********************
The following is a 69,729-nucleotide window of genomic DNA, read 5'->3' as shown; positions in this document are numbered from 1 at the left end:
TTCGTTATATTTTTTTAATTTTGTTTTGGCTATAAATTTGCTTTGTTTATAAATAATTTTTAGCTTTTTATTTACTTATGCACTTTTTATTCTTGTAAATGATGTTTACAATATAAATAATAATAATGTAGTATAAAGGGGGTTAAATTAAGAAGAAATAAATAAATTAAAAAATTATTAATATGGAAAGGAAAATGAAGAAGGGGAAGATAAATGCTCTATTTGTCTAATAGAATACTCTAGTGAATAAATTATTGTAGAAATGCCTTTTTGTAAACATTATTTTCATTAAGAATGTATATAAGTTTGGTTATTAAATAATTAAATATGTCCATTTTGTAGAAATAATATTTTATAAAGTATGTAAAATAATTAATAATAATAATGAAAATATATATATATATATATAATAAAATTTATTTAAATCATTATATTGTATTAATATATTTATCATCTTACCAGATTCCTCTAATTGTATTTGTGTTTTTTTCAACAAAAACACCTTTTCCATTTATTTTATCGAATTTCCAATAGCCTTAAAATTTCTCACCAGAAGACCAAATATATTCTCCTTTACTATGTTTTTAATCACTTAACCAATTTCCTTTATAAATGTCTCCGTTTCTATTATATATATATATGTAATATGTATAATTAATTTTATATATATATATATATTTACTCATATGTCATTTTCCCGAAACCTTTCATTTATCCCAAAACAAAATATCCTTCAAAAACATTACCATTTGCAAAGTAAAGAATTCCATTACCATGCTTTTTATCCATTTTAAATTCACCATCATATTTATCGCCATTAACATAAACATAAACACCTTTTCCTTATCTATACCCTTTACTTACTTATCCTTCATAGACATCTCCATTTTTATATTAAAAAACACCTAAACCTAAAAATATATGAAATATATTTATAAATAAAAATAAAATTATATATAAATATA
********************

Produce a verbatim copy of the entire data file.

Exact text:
The following is a 69,729-nucleotide window of genomic DNA, read 5'->3' as shown; positions in this document are numbered from 1 at the left end:
TTCGTTATATTTTTTTAATTTTGTTTTGGCTATAAATTTGCTTTGTTTATAAATAATTTTTAGCTTTTTATTTACTTATGCACTTTTTATTCTTGTAAATGATGTTTACAATATAAATAATAATAATGTAGTATAAAGGGGGTTAAATTAAGAAGAAATAAATAAATTAAAAAATTATTAATATGGAAAGGAAAATGAAGAAGGGGAAGATAAATGCTCTATTTGTCTAATAGAATACTCTAGTGAATAAATTATTGTAGAAATGCCTTTTTGTAAACATTATTTTCATTAAGAATGTATATAAGTTTGGTTATTAAATAATTAAATATGTCCATTTTGTAGAAATAATATTTTATAAAGTATGTAAAATAATTAATAATAATAATGAAAATATATATATATATATATAATAAAATTTATTTAAATCATTATATTGTATTAATATATTTATCATCTTACCAGATTCCTCTAATTGTATTTGTGTTTTTTTCAACAAAAACACCTTTTCCATTTATTTTATCGAATTTCCAATAGCCTTAAAATTTCTCACCAGAAGACCAAATATATTCTCCTTTACTATGTTTTTAATCACTTAACCAATTTCCTTTATAAATGTCTCCGTTTCTATTATATATATATATGTAATATGTATAATTAATTTTATATATATATATATATTTACTCATATGTCATTTTCCCGAAACCTTTCATTTATCCCAAAACAAAATATCCTTCAAAAACATTACCATTTGCAAAGTAAAGAATTCCATTACCATGCTTTTTATCCATTTTAAATTCACCATCATATTTATCGCCATTAACATAAACATAAACACCTTTTCCTTATCTATACCCTTTACTTACTTATCCTTCATAGACATCTCCATTTTTATATTAAAAAACACCTAAACCTAAAAATATATGAAATATATTTATAAATAAAAATAAAATTATATATAAATATA